Thoughts on Ecosystems: A Quick Look at Norway

Astia Angels organized an investor trip to Norway to learn about the entrepreneurial ecosystem in two cities: Oslo and Bergen. The catalysts were our fellow Astia Angels Johan and Kristin Odfjell who joined Astia about two years ago while living in Silicon Valley and who recently returned home to Bergen, Norway. The Odfjells moved with their family in 2016 to Silicon Valley explicitly to study entrepreneurship and venture capital funding from the region that is the global center for VC and entrepreneurship. They, like all Astia members, have an international perspective on entrepreneurship and investing.

Our Astia Angels delegation consisted of the two managing directors of Astia, the CEO of Astia, about eight angel investors plus two portfolio companies.

Our time in Norway was a whirlwind of activity. We started off in Oslo to take part in many activities during Oslo Innovation Week. Astia has a lot of experience putting on high quality programming for entrepreneurs and investors, building on twenty years of experience supporting high growth entrepreneurship, and Oslo was jammed full of programming with multiple local, Norwegian partners such as DNB bank, Grundr (a local consultancy for startups), Professional Women’s Network, Silicon Valley Bank, and others.

Personally, I participated in a panel about investing with two fellow Astia investors as well as the CFO from one of our portfolio companies, Rated People. One characteristic of our panels is that we put an emphasis on being candid and transparent so our panels often take the format of an “ask me anything” and we find that entrepreneurs appreciate that rather than another lecture about being passionate about you company.

The CEO of Astia Sharon Vosmek was the supreme ambassador, delivering up to three keynotes in one day which made me exhausted just thinking about that.

To get a real feeling for Oslo’s entrepreneurial economy, we met with key local investors at a dinner sponsored by Silicon Valley Bank. One of the Norwegian investors launched a discussion about how Norwegian startups tend to go public at an earlier stage than they do in other markets, especially the United States. This investor commented that these Norwegian companies are true “unicorns” because they achieve a billion dollar valuation while facing the scrutiny of the public markets as opposed to many US companies that choose to stay private and claim “unicorn” status. (Note: unicorns are companies that achieve a valuation of a billion dollars). In the United States, angel investors and venture capital have seen the time to exit for investments dragging out longer and longer because there is a lot of access to private equity plus merger and acquisition activity is slow. When this happens, early stage investors have less and less liquidity, and that can slow down the engine of early stage startup growth. Angel investors and seed stage venture capitalists specialize in identifying, funding, supporting, advising and nurturing early stage company. Without liquidity from previous investments, we cannot continue this cycle. So, the Norwegian entrepreneurial system seems to have some interesting advantages.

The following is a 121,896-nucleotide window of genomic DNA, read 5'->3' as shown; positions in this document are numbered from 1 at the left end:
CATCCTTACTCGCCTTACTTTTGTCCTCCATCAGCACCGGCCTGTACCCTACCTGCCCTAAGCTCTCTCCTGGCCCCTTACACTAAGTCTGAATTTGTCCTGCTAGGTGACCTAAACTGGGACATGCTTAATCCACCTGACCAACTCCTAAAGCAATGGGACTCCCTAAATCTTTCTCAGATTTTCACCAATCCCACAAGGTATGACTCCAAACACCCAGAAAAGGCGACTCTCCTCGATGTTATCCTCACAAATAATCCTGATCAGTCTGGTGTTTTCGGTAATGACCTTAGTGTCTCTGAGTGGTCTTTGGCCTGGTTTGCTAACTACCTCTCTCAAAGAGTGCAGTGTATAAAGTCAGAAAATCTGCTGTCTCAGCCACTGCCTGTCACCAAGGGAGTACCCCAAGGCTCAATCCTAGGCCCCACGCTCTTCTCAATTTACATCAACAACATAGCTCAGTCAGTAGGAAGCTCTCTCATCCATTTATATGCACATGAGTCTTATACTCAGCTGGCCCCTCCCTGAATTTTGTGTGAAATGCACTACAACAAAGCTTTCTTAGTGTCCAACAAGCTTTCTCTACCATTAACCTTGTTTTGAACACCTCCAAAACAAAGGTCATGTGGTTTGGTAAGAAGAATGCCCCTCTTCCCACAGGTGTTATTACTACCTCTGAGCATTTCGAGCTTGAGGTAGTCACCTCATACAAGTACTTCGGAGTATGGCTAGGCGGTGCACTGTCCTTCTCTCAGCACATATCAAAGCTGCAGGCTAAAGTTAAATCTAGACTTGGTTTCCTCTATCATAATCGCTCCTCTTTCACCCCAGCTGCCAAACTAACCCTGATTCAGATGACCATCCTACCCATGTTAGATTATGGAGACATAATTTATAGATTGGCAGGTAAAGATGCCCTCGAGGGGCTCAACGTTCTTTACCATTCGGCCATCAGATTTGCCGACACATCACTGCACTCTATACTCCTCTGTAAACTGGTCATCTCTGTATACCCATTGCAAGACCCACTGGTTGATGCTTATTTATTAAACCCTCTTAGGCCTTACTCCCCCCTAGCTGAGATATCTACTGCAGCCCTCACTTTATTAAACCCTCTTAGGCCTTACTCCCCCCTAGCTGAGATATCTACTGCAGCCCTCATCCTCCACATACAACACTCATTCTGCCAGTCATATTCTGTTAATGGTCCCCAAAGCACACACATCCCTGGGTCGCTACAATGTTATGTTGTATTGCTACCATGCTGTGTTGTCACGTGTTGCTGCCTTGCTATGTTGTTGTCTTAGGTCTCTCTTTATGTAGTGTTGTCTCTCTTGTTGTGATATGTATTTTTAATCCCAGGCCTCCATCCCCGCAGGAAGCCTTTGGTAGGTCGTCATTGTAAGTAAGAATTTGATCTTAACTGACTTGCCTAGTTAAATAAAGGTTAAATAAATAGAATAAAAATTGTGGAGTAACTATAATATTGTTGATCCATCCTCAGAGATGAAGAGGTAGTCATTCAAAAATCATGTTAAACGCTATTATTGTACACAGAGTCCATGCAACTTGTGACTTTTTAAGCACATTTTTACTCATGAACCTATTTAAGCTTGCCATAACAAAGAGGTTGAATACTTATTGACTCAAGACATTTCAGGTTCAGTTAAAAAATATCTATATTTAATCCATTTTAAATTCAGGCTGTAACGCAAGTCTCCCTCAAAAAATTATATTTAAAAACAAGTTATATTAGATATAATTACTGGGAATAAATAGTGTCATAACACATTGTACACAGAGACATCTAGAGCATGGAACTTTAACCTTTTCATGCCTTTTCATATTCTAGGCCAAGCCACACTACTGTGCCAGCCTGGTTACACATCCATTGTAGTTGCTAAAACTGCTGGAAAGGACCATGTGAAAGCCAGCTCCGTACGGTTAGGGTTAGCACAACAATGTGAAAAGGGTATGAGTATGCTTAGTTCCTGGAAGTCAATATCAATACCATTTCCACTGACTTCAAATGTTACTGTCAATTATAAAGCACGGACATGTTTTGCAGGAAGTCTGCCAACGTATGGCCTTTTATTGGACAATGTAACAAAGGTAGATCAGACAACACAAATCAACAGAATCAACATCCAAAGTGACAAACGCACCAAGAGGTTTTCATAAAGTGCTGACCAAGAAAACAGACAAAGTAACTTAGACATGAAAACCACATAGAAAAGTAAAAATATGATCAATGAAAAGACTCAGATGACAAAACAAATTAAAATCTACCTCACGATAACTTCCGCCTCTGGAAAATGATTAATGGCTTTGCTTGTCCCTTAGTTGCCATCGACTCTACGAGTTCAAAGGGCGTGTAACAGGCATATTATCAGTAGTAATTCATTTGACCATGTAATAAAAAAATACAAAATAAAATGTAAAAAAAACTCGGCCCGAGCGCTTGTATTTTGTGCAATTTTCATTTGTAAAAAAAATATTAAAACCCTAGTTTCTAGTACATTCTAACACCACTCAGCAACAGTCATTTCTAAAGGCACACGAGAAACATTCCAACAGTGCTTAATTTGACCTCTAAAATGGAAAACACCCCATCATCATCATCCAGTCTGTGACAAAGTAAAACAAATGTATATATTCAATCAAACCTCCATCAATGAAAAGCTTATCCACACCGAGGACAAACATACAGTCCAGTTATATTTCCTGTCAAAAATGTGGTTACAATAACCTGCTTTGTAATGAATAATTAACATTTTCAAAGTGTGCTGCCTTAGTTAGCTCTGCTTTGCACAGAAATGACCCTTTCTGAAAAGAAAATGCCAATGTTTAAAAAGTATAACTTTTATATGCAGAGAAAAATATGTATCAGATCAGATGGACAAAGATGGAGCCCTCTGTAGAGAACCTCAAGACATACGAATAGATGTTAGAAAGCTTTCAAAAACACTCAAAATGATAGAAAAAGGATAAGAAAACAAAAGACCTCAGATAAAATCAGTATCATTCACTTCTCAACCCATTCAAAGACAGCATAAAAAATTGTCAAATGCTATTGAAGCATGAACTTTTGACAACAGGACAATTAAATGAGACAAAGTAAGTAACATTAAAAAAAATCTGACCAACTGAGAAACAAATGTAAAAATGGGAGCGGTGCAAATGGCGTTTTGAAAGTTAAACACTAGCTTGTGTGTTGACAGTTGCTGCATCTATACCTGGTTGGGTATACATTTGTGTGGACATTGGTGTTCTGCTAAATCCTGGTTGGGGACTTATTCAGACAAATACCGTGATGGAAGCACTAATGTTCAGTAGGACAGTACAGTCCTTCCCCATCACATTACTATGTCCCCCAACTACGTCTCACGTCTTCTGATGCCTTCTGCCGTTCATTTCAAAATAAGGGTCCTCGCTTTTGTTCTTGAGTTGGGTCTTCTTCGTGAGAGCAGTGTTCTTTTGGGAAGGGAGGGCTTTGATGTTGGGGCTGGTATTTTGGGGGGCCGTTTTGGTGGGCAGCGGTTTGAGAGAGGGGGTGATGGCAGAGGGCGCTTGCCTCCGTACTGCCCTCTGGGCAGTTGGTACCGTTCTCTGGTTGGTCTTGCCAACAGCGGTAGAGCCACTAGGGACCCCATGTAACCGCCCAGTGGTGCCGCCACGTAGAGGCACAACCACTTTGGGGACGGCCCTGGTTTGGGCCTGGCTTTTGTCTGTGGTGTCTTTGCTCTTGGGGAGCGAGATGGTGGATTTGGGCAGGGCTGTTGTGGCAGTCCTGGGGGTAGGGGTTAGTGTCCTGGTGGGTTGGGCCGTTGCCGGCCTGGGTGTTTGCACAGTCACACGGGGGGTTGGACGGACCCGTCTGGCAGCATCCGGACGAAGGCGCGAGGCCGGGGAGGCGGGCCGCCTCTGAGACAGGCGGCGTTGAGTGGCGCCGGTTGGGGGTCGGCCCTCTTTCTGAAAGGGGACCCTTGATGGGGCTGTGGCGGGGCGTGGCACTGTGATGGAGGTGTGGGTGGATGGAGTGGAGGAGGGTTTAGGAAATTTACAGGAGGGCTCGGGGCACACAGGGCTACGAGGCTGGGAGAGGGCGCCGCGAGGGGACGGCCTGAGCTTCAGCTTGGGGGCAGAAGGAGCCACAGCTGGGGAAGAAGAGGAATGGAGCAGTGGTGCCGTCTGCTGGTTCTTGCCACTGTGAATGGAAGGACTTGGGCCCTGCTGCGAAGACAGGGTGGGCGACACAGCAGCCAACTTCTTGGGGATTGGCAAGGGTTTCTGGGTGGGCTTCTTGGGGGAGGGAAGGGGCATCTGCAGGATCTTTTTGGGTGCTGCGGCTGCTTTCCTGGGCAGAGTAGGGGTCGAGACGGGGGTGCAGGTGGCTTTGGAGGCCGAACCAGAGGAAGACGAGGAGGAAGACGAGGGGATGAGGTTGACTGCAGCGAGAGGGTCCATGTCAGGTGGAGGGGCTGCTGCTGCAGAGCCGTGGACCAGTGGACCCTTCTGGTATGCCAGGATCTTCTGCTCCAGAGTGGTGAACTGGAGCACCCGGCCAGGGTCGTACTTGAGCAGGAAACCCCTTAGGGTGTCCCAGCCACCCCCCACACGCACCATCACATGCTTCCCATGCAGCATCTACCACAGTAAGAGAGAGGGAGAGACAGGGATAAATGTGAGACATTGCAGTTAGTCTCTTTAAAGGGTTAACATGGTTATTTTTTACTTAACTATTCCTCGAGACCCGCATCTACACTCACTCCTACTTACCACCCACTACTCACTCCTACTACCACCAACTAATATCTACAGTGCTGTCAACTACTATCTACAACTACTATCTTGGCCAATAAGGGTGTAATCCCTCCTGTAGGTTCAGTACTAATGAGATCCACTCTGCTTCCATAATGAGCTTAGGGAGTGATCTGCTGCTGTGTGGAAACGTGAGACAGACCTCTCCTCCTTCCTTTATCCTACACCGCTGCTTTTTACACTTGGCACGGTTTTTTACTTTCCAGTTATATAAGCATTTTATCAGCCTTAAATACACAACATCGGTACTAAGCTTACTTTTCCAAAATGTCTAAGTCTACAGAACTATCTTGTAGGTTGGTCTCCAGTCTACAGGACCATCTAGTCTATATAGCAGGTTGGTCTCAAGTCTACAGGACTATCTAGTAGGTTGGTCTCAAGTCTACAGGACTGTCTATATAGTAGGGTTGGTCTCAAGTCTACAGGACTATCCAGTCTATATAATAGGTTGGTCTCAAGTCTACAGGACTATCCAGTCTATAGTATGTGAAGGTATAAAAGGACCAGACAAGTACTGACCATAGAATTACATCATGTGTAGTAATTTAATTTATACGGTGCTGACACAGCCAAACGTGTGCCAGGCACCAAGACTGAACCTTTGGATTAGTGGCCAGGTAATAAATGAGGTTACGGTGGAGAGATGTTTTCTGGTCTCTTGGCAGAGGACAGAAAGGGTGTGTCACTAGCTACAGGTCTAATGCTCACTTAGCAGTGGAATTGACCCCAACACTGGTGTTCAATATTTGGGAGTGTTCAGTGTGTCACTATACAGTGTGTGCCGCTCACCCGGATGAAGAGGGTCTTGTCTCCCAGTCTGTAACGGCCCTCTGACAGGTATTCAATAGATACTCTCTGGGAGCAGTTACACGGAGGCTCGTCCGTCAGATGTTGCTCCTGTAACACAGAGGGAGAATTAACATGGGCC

A key element of any Astia Angels trip is to meet as many entrepreneurs as possible. On our agenda we had pitch competitions to judge; we held roundtables with entrepreneurs in small groups; and we held a series of twenty minute one-on-one sessions with entrepreneurs. Because we had so many angels in our delegation, we got a good look at the ecosystem. There were several companies that we were very interested in following up with in the future. Some of the angels were quite enthusiastic about some companies. I think my proclivity is to have a more measured response. I like to see how companies fare when they go through the Astia Expert Sift before I get too enthusiastic, but I definitely saw some targets of opportunity.

After Oslo, we took a scenic six-hour train ride through the mountains to the western coast of Norway to Bergen. There we met a group of investors who come from a variety of industries. It was our impression that in Bergen, there were closer connections between industry and entrepreneurship than in Oslo. In fact, while in Oslo, some impressive entrepreneurs were from Bergen (including the winner of the pitch competition). We find this to be typical in markets where there isn’t a well-developed venture capital or angel investment community. Because Oslo is the capital, it draws most of the venture capital activity. Consequently, Bergen-based startups seemed to be more closely connected to industry and to some extent the universities as well than in Oslo which attracted a lot of app developers.

The industries where Norway in general and Bergen in particular have deep sector experience are shipping and ocean-related technology, oil and gas, and environmental. We did meet with consumer product companies, medical devices and other industries, but we were aware of the dominance of these other sectors.

Overall, this trip to Norway reinforced for me how important it is to get out and visit different markets. Most angel investors prefer to invest in companies in their local market, and it is important to support your local ecosystem, particularly if it is developing.One of my favorite things, however, is to see what is going on in different markets and share, connect and compare companies and markets. Astia Angels is structured to be both sector and geographic agnostic, which hopefully means that we are finding better investments. Or, at least it means that we are able to bring a broader market view to our portfolio companies and to our investors.